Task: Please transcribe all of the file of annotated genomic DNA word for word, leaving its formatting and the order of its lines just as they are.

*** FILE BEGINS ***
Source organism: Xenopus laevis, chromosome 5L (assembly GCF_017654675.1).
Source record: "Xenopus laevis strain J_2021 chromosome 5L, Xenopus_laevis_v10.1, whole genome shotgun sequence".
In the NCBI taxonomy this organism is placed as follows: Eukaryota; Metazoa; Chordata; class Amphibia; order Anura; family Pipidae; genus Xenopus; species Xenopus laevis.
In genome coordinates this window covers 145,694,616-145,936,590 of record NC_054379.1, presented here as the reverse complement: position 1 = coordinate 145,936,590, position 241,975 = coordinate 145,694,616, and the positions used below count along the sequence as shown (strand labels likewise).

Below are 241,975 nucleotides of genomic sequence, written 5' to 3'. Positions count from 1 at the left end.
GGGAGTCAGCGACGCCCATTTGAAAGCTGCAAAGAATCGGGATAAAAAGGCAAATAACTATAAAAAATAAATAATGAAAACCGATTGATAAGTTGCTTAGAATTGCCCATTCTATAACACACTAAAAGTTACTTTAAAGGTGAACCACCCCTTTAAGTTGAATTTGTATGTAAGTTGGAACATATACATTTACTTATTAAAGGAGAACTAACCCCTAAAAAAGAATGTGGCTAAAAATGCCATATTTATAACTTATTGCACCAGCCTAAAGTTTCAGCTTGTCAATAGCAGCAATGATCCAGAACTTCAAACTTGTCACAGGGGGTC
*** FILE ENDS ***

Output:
Source organism: Xenopus laevis, chromosome 5L (assembly GCF_017654675.1).
Source record: "Xenopus laevis strain J_2021 chromosome 5L, Xenopus_laevis_v10.1, whole genome shotgun sequence".
In the NCBI taxonomy this organism is placed as follows: Eukaryota; Metazoa; Chordata; class Amphibia; order Anura; family Pipidae; genus Xenopus; species Xenopus laevis.
In genome coordinates this window covers 145,694,616-145,936,590 of record NC_054379.1, presented here as the reverse complement: position 1 = coordinate 145,936,590, position 241,975 = coordinate 145,694,616, and the positions used below count along the sequence as shown (strand labels likewise).

Below are 241,975 nucleotides of genomic sequence, written 5' to 3'. Positions count from 1 at the left end.
GGGAGTCAGCGACGCCCATTTGAAAGCTGCAAAGAATCGGGATAAAAAGGCAAATAACTATAAAAAATAAATAATGAAAACCGATTGATAAGTTGCTTAGAATTGCCCATTCTATAACACACTAAAAGTTACTTTAAAGGTGAACCACCCCTTTAAGTTGAATTTGTATGTAAGTTGGAACATATACATTTACTTATTAAAGGAGAACTAACCCCTAAAAAAGAATGTGGCTAAAAATGCCATATTTATAACTTATTGCACCAGCCTAAAGTTTCAGCTTGTCAATAGCAGCAATGATCCAGAACTTCAAACTTGTCACAGGGGGTC